2017 Nissan Qashqai
Our reporters empty their notebooks to round up this week’s gossip from across the automotive industry
This week’s gossip from the automotive industry brings news of Hyundai’s ‘halo’ model, Nissan Qashqai’s rocketing sales, the amount of testing needed for an autonomous car and Audi’s predictions for plug-in hybrids.
Hyundai’s ‘halo’ model
Most car makers speak of a sports car or supercar as their brand’s ‘halo’ model; for Hyundai, it is the Kona, according to design boss Peter Schreyer. “It’s a halo car for us, because it will build interest in our brand and our other cars when you see it on the street,” he said. Schreyer thinks the small SUV will attract buyers “with a younger mindset”.
Read more: Hyundai Kona 1.6 T-GDi prototype review 2017
Nissan Qashqai’s rocketing sales
Almost twice as many Nissan Qashqais were sold in Europe in 2016 compared with the original model’s debut year in 2007, despite increased competition in the crossover segment. At the recent launch of the facelifted secondgeneration Qashqai, Nissan UK boss Alex Smith said: “The freshening of the exterior design, the big lift in cabin material quality, ergonomics and perceived quality are going to give us further impetus to maintain the [segmentleading] position that it has held for so long.”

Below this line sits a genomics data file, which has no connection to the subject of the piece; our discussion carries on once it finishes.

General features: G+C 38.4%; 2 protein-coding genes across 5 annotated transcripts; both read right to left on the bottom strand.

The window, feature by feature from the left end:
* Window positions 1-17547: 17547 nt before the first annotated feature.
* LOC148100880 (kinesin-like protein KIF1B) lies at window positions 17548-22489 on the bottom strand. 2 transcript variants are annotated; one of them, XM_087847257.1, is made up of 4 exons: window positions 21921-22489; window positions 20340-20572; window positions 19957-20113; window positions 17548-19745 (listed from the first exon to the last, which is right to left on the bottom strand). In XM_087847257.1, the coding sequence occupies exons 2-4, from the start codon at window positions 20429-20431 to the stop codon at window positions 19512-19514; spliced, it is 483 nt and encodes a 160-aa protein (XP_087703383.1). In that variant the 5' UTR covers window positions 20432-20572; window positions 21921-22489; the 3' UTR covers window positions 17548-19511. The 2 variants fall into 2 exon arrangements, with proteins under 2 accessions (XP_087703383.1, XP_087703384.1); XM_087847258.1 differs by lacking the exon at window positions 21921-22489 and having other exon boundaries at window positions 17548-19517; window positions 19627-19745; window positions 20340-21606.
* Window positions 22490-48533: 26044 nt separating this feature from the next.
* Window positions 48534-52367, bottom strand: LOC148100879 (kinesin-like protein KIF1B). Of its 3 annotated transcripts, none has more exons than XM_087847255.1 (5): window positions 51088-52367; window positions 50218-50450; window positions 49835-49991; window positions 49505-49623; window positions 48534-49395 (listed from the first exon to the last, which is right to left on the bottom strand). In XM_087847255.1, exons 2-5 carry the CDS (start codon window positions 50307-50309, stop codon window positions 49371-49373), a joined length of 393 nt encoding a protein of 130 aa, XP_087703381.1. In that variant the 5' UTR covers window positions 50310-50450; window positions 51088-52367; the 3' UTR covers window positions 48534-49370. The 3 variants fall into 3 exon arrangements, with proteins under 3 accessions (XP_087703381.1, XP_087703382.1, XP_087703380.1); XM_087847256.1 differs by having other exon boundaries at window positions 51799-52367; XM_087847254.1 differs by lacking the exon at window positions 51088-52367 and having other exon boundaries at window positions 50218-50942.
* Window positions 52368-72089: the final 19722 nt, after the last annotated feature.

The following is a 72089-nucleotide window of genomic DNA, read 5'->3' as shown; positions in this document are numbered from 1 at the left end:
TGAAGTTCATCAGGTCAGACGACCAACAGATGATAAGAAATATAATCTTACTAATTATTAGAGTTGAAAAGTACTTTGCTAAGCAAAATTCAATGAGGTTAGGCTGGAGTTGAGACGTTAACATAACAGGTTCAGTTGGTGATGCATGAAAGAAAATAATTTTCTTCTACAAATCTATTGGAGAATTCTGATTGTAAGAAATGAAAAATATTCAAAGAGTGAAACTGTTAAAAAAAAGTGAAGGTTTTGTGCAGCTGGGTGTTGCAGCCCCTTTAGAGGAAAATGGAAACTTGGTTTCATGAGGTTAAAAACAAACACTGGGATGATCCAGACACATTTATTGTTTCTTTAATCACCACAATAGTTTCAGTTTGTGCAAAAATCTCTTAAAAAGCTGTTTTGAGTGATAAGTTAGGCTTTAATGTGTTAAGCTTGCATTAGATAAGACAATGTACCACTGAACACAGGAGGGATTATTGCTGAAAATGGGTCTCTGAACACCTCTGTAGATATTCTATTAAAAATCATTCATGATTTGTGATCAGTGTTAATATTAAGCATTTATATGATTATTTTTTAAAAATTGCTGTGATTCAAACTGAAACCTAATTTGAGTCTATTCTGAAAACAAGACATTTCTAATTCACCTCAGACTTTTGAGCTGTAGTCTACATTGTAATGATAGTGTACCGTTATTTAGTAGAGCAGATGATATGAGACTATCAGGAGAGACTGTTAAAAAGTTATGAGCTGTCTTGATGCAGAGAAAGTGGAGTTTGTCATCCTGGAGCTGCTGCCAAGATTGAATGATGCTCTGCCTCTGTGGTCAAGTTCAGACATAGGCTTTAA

The amount of testing needed for an autonomous car
The amount of testing needed to develop an autonomous car to a production-ready standard is about 31 million miles, according to BMW’s development boss Klaus Fröhlich. That’s roughly 10 times the distance covered during development of the latest 5 Series.
Audi’s predictions for plug-in hybrids
Growing driving ranges from electric vehicles and quicker battery charging will reduce demand for plug-in hybrids that offer limited electriconly driving, predicts Audi’s R&D boss, Peter Mertens. “People might not need more than 30-40 miles of driving range in a day, but they want a bigger number.”